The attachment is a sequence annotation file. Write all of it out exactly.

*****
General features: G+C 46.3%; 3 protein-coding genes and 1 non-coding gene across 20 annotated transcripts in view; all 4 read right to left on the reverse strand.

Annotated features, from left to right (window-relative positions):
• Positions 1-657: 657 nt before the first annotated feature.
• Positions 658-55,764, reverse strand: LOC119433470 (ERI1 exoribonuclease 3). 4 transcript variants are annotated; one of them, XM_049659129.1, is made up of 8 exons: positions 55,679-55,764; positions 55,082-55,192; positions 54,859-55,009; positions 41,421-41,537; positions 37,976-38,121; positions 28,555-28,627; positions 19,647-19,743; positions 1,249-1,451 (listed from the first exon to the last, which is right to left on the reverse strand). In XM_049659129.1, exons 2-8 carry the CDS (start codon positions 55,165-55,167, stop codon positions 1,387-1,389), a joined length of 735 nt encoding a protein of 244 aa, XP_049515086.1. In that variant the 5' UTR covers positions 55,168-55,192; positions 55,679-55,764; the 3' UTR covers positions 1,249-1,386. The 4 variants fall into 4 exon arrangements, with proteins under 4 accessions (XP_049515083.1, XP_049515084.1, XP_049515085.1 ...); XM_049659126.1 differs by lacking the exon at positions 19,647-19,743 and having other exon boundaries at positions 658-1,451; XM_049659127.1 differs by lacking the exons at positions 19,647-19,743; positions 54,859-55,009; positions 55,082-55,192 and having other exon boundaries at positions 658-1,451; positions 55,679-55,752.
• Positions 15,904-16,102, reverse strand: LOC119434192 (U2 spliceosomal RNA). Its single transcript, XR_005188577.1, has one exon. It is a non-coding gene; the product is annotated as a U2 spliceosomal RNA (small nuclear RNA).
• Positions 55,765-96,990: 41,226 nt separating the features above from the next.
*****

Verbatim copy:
General features: G+C 46.3%; 3 protein-coding genes and 1 non-coding gene across 20 annotated transcripts in view; all 4 read right to left on the reverse strand.

Annotated features, from left to right (window-relative positions):
• Positions 1-657: 657 nt before the first annotated feature.
• Positions 658-55,764, reverse strand: LOC119433470 (ERI1 exoribonuclease 3). 4 transcript variants are annotated; one of them, XM_049659129.1, is made up of 8 exons: positions 55,679-55,764; positions 55,082-55,192; positions 54,859-55,009; positions 41,421-41,537; positions 37,976-38,121; positions 28,555-28,627; positions 19,647-19,743; positions 1,249-1,451 (listed from the first exon to the last, which is right to left on the reverse strand). In XM_049659129.1, exons 2-8 carry the CDS (start codon positions 55,165-55,167, stop codon positions 1,387-1,389), a joined length of 735 nt encoding a protein of 244 aa, XP_049515086.1. In that variant the 5' UTR covers positions 55,168-55,192; positions 55,679-55,764; the 3' UTR covers positions 1,249-1,386. The 4 variants fall into 4 exon arrangements, with proteins under 4 accessions (XP_049515083.1, XP_049515084.1, XP_049515085.1 ...); XM_049659126.1 differs by lacking the exon at positions 19,647-19,743 and having other exon boundaries at positions 658-1,451; XM_049659127.1 differs by lacking the exons at positions 19,647-19,743; positions 54,859-55,009; positions 55,082-55,192 and having other exon boundaries at positions 658-1,451; positions 55,679-55,752.
• Positions 15,904-16,102, reverse strand: LOC119434192 (U2 spliceosomal RNA). Its single transcript, XR_005188577.1, has one exon. It is a non-coding gene; the product is annotated as a U2 spliceosomal RNA (small nuclear RNA).
• Positions 55,765-96,990: 41,226 nt separating the features above from the next.